Meanwhile, the subject of our pain, our loved one, did not experience – is not experiencing- “death”; he experienced “birth” into a whole new state of consciousness that is so fascinating [and so subtly familiar] that the body left behind becomes entirely forgettable. Reports of so-called “near” death experiences (–actually they are experiences of body-death, not “near”–) verify and validate that “dying” involves a consciousness transition into a new and fascinating state. However, when grieving, we do not actually care about that – rather pathetically, we care only about what we are experiencing, not actually what the “dead” one is experiencing.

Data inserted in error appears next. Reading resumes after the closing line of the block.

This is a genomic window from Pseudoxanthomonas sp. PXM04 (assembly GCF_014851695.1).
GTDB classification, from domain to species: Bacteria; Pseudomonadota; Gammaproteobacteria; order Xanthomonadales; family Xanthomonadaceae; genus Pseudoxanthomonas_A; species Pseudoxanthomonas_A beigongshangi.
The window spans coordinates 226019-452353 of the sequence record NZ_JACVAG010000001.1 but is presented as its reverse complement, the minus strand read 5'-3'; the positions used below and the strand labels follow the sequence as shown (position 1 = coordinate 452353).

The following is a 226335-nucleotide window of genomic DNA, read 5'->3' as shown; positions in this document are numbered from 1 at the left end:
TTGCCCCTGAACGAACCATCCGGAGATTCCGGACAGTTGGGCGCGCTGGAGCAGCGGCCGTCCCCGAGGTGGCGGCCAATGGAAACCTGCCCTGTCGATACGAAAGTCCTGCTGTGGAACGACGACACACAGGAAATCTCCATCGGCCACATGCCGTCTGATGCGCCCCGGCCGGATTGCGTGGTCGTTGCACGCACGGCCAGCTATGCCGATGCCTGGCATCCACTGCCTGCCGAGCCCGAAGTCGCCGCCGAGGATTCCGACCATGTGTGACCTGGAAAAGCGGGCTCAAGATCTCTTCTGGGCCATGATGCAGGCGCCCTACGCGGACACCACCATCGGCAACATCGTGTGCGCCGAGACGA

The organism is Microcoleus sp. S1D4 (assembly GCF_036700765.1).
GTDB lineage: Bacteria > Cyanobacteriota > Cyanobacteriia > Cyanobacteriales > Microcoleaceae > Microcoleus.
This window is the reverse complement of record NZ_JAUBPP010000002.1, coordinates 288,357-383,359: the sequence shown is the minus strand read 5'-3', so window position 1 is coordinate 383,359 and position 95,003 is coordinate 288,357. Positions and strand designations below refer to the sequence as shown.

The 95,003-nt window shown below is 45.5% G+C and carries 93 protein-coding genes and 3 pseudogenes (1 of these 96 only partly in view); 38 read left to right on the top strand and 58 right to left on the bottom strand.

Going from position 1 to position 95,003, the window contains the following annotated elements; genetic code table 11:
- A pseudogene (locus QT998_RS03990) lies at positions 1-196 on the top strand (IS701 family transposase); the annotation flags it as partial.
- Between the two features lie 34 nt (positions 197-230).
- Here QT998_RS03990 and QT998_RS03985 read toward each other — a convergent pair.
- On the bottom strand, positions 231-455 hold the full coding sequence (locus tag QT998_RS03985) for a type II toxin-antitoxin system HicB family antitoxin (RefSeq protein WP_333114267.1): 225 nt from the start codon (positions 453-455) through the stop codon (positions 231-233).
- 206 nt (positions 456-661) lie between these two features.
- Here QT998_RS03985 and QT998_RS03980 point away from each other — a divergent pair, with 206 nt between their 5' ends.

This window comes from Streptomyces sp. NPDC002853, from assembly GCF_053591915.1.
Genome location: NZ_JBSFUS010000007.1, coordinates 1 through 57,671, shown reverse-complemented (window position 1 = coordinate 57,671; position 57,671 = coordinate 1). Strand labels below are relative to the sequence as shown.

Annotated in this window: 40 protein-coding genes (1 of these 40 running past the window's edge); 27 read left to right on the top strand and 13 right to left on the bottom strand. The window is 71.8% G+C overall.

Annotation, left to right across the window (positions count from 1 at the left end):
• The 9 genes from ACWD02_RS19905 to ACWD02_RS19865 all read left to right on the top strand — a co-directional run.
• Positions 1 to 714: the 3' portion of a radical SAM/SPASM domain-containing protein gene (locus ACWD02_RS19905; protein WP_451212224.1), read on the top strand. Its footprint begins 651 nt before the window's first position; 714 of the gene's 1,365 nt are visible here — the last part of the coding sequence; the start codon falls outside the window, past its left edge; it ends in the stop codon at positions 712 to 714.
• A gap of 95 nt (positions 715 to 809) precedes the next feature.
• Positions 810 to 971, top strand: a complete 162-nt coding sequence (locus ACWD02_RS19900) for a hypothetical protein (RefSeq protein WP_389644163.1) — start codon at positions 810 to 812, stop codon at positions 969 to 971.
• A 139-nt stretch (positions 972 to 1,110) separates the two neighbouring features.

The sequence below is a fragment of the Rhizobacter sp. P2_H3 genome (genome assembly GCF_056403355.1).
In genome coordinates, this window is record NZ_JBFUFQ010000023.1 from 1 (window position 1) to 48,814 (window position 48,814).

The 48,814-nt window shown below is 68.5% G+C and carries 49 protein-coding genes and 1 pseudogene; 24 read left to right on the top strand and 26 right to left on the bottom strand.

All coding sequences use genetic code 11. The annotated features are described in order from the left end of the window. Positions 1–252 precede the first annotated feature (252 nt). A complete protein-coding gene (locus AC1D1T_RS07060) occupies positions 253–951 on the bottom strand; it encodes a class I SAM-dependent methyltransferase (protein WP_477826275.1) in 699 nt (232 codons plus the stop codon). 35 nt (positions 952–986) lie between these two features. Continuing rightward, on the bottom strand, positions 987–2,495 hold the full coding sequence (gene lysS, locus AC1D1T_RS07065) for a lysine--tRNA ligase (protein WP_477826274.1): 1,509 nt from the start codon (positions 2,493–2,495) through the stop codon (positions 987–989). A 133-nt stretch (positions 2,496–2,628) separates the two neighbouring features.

Here is what we must face:
Do we really believe that “death” means “cessation of experience”, or “extinction of consciousness”? If so, a whole new lecture on consciousness must begin here [watch this space]. If not, then we need not ask “who dies?”, but rather, “what dies?”
“Death” has reality only as a word to describe the experience of loss of control of whomever didn’t “die”. In grieving “death” we should be trying to learn new ways of understanding the experience of our loved one.
Unfortunately, the word “death” is used to explain what happened to cause the emotional pain of the one left behind. Perhaps the one left behind “gave up” on gaining any coherent understanding of “death” at all. The griever’s pain is attributed to the disappearance of and the loss of shared experience with the loved one.